California State Controller John Chiang offers this daily tax tracker to follow personal income taxes, sales and use taxes and corporate taxes -- the three major sources of revenue for the State.

The site will be updated regularly throughout each business day. Preliminary posts use dollar figures from tax administration agencies, while the following day the Controller will post reconciled (actual cash) figures. The latest figures are always available via direct download. Preliminary sales tax figures, along with personal income tax withholdings will be available by 10:30 a.m., followed by total personal income and corporate tax receipts, along with final sales tax numbers between 1:30 and 4:00 p.m. the same business day.

The chart on the right of this screen tracks the cumulative total of income, sales and corporate tax and compares it against estimated benchmarks for the month.

Thursday, May 1, 2014

April’s Tax Take Keeps California’s Revenues Above Estimates

A solid performance of California’s three primary revenue engines -- personal income (PIT), corporate, and sales taxes -- means that the State’s receipts for the first 10 months of the current fiscal year are running about $1.9 billion above projections.   Based on the Governor’s January Budget, the Controller had estimated that the three main General Fund revenues would total about $75.0 billion when the Franchise Tax Board (FTB) and Board of Equalization (BOE) stopped counting the checks last night.  Actual results showed that revenues reached $76.8 billion, about 2.5 percent higher than estimated. PIT beat projections by 2.5%, while corporate taxes exceeded estimates by 11.3%. Only sales tax receipts fell shy of estimates, although the variance was only 0.3%.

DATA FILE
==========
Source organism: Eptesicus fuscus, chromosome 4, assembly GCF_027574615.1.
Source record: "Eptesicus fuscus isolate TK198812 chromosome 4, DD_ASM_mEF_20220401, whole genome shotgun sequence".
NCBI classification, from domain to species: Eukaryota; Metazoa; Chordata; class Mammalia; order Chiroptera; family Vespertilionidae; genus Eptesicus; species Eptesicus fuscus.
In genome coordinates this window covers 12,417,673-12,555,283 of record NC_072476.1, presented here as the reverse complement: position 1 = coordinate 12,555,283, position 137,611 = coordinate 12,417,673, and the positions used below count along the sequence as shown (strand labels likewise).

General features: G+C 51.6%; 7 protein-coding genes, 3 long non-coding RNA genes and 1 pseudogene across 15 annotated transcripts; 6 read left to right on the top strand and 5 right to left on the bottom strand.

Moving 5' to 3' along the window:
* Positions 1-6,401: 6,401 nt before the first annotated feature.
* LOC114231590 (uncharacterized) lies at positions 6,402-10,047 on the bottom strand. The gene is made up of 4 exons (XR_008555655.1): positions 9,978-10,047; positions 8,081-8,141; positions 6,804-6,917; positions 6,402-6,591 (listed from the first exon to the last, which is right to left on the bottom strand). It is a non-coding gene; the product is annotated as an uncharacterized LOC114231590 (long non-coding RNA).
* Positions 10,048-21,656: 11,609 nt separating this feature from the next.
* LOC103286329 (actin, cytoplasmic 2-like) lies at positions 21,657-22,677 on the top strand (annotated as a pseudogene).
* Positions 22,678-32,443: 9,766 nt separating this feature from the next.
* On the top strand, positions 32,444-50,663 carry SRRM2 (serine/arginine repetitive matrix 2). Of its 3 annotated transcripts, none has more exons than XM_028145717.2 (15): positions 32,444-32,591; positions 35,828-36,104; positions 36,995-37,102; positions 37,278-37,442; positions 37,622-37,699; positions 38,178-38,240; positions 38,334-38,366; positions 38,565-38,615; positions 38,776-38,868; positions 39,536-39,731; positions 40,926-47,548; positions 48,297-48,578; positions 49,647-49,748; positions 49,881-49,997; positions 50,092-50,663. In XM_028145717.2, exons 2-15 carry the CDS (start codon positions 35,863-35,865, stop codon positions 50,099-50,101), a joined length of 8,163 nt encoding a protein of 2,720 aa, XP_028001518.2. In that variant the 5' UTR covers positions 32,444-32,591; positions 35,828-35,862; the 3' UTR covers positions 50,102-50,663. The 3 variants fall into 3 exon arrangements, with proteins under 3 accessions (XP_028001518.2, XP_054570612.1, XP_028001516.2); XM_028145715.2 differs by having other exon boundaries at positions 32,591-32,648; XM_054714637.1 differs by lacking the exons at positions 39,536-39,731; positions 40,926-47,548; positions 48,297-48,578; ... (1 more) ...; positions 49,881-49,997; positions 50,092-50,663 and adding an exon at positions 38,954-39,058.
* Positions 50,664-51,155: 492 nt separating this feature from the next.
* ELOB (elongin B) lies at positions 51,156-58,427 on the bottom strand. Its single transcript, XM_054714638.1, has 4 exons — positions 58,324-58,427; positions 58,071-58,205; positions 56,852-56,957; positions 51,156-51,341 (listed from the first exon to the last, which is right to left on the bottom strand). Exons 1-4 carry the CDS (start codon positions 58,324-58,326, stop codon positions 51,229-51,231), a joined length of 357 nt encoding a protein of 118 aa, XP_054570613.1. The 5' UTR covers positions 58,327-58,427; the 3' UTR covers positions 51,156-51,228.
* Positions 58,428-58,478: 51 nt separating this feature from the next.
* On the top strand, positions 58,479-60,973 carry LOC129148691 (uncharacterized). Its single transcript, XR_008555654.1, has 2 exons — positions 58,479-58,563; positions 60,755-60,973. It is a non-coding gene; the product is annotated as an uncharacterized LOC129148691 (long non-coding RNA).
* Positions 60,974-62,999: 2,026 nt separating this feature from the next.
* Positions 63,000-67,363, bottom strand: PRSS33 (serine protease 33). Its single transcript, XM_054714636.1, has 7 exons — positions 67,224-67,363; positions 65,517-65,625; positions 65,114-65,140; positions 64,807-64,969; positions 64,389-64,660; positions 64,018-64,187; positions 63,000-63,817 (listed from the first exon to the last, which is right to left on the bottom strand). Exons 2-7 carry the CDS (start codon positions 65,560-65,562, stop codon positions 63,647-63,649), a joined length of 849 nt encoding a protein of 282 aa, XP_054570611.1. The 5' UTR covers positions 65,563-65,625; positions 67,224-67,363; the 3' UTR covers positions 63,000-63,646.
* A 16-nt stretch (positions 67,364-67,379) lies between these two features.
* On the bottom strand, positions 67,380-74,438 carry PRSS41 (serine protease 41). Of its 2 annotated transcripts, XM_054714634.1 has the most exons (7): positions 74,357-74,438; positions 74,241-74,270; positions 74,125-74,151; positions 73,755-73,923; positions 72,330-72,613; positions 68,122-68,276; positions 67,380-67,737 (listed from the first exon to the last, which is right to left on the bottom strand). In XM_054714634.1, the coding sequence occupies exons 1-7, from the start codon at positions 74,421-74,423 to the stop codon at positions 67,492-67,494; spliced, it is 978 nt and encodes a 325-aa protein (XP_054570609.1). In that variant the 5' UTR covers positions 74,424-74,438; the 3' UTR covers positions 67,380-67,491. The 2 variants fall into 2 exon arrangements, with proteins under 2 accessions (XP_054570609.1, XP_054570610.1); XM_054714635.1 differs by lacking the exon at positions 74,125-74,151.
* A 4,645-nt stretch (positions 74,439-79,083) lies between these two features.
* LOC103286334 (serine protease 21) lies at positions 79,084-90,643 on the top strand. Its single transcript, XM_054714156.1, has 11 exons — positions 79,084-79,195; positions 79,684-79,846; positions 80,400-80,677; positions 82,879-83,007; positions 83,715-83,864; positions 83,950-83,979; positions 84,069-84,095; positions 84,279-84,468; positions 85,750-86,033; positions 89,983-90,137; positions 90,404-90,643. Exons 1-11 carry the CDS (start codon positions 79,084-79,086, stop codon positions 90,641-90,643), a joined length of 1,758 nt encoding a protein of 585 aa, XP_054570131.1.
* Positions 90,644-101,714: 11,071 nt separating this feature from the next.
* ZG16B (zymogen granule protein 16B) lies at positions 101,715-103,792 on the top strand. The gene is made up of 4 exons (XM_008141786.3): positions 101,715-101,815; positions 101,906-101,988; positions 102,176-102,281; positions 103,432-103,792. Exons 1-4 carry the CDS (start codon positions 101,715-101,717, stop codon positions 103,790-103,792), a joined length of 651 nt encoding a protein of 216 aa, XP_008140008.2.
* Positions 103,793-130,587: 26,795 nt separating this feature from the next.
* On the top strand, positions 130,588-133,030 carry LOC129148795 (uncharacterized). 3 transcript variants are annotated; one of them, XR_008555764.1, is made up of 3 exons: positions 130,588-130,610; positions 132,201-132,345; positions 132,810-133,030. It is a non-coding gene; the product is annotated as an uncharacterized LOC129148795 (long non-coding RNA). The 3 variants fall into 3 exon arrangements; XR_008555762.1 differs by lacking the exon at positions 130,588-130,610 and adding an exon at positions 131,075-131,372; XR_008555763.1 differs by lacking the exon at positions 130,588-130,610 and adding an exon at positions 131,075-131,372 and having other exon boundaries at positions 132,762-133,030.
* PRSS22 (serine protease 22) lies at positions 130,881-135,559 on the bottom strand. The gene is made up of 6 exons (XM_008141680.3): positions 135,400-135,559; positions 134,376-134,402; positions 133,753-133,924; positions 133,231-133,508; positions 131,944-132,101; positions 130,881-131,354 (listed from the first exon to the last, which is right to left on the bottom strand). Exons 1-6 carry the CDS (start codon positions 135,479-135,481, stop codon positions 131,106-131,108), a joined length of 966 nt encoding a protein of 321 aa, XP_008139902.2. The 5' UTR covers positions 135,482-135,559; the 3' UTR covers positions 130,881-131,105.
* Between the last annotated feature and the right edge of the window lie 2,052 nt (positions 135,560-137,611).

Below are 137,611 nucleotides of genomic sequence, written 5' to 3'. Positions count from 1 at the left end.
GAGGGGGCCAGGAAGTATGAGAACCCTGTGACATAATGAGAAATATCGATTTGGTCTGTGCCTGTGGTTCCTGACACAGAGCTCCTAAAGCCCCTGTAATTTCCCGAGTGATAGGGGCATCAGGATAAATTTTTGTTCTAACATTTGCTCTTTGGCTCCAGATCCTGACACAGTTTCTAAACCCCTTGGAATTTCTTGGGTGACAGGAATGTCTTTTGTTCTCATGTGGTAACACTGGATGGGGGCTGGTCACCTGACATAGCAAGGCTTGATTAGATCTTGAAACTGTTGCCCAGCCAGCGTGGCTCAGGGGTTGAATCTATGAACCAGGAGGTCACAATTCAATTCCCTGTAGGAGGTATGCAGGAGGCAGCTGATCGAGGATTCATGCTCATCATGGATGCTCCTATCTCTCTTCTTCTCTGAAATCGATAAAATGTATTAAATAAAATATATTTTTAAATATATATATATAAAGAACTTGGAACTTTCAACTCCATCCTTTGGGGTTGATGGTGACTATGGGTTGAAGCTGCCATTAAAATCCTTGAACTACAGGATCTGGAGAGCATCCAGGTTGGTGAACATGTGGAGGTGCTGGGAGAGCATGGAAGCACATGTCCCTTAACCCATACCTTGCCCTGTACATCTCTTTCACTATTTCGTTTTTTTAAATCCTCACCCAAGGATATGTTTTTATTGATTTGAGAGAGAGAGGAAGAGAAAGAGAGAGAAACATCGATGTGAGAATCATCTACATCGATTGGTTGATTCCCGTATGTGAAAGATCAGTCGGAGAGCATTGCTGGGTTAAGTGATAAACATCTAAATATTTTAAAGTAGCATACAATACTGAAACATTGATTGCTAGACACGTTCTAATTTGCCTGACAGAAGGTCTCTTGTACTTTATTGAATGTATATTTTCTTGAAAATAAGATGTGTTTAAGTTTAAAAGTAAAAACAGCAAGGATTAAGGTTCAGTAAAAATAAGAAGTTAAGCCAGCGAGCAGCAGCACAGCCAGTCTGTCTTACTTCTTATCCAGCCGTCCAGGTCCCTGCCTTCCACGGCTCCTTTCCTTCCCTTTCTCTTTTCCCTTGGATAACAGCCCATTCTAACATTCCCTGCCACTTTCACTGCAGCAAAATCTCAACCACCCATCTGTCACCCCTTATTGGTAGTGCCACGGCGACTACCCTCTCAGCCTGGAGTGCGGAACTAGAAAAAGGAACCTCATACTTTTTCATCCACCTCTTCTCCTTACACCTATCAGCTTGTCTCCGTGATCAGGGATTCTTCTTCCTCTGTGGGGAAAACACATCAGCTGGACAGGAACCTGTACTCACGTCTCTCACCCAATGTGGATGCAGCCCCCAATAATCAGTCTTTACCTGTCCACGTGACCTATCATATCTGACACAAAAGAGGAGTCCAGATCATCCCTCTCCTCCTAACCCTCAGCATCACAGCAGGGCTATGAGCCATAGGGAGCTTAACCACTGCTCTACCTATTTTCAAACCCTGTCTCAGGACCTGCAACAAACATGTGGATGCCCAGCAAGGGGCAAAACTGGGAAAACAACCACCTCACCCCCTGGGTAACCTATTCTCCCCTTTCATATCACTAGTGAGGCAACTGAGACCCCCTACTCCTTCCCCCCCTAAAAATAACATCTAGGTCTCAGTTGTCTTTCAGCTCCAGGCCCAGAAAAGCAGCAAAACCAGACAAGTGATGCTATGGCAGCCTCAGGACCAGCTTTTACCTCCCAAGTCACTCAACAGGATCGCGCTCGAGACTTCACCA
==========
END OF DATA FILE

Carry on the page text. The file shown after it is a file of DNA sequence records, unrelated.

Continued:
Tax receipts for the month of April were $258 million above projections, representing a positive difference of 2%. The April 15 tax returns were strong enough to keep the favorable variance going into the month intact. Although PIT refunds were significantly greater than expectations, final tax payments, estimated taxes, and withholding also were well above projections. As a result, net PIT was about $92 million, or a slight 1%, above forecasts.

April corporate tax receipts were very strong, besting the forecast by $180 million, or 12%. April retail tax receipts were the only somewhat disappointing source, falling a slight $14 million below projections, or 2%.

California enters the final two months of its fiscal year on a strong footing as increases in jobs, incomes, stock prices, and the real estate market bolster its financial position.  However, the State’s revenue sources remain vulnerable to cyclical swings, which underscore the ongoing importance of paying down California’s debt and building up its reserves.


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